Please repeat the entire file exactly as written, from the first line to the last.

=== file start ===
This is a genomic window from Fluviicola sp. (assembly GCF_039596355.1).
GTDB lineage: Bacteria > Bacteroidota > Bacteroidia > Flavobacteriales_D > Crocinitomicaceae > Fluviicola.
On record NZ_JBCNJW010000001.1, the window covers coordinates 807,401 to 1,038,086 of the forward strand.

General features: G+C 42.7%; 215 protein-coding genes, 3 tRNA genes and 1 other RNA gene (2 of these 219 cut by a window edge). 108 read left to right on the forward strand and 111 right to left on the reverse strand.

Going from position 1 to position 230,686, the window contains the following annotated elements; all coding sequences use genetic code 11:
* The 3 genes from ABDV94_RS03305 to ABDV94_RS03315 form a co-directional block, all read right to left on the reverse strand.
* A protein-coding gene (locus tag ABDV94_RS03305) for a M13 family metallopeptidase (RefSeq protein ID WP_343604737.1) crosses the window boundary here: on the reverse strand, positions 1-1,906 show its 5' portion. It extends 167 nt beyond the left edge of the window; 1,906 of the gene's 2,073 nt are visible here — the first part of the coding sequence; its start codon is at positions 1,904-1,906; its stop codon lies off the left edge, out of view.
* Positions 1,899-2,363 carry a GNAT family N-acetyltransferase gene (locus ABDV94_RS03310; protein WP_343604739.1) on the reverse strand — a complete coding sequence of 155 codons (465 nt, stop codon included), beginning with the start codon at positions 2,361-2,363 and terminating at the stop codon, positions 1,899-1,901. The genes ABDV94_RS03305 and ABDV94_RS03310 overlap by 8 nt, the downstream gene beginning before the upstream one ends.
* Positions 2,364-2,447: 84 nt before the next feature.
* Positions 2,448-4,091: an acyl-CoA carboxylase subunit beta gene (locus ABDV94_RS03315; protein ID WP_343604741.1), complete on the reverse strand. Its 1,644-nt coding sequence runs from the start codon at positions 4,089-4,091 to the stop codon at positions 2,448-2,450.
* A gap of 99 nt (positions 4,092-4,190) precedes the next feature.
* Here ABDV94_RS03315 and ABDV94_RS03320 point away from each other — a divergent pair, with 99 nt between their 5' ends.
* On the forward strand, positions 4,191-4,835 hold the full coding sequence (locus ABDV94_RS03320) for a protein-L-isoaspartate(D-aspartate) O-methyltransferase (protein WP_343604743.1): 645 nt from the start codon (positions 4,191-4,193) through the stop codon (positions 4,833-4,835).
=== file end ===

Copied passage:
This is a genomic window from Fluviicola sp. (assembly GCF_039596355.1).
GTDB lineage: Bacteria > Bacteroidota > Bacteroidia > Flavobacteriales_D > Crocinitomicaceae > Fluviicola.
On record NZ_JBCNJW010000001.1, the window covers coordinates 807,401 to 1,038,086 of the forward strand.

General features: G+C 42.7%; 215 protein-coding genes, 3 tRNA genes and 1 other RNA gene (2 of these 219 cut by a window edge). 108 read left to right on the forward strand and 111 right to left on the reverse strand.

Going from position 1 to position 230,686, the window contains the following annotated elements; all coding sequences use genetic code 11:
* The 3 genes from ABDV94_RS03305 to ABDV94_RS03315 form a co-directional block, all read right to left on the reverse strand.
* A protein-coding gene (locus tag ABDV94_RS03305) for a M13 family metallopeptidase (RefSeq protein ID WP_343604737.1) crosses the window boundary here: on the reverse strand, positions 1-1,906 show its 5' portion. It extends 167 nt beyond the left edge of the window; 1,906 of the gene's 2,073 nt are visible here — the first part of the coding sequence; its start codon is at positions 1,904-1,906; its stop codon lies off the left edge, out of view.
* Positions 1,899-2,363 carry a GNAT family N-acetyltransferase gene (locus ABDV94_RS03310; protein WP_343604739.1) on the reverse strand — a complete coding sequence of 155 codons (465 nt, stop codon included), beginning with the start codon at positions 2,361-2,363 and terminating at the stop codon, positions 1,899-1,901. The genes ABDV94_RS03305 and ABDV94_RS03310 overlap by 8 nt, the downstream gene beginning before the upstream one ends.
* Positions 2,364-2,447: 84 nt before the next feature.
* Positions 2,448-4,091: an acyl-CoA carboxylase subunit beta gene (locus ABDV94_RS03315; protein ID WP_343604741.1), complete on the reverse strand. Its 1,644-nt coding sequence runs from the start codon at positions 4,089-4,091 to the stop codon at positions 2,448-2,450.
* A gap of 99 nt (positions 4,092-4,190) precedes the next feature.
* Here ABDV94_RS03315 and ABDV94_RS03320 point away from each other — a divergent pair, with 99 nt between their 5' ends.
* On the forward strand, positions 4,191-4,835 hold the full coding sequence (locus ABDV94_RS03320) for a protein-L-isoaspartate(D-aspartate) O-methyltransferase (protein WP_343604743.1): 645 nt from the start codon (positions 4,191-4,193) through the stop codon (positions 4,833-4,835).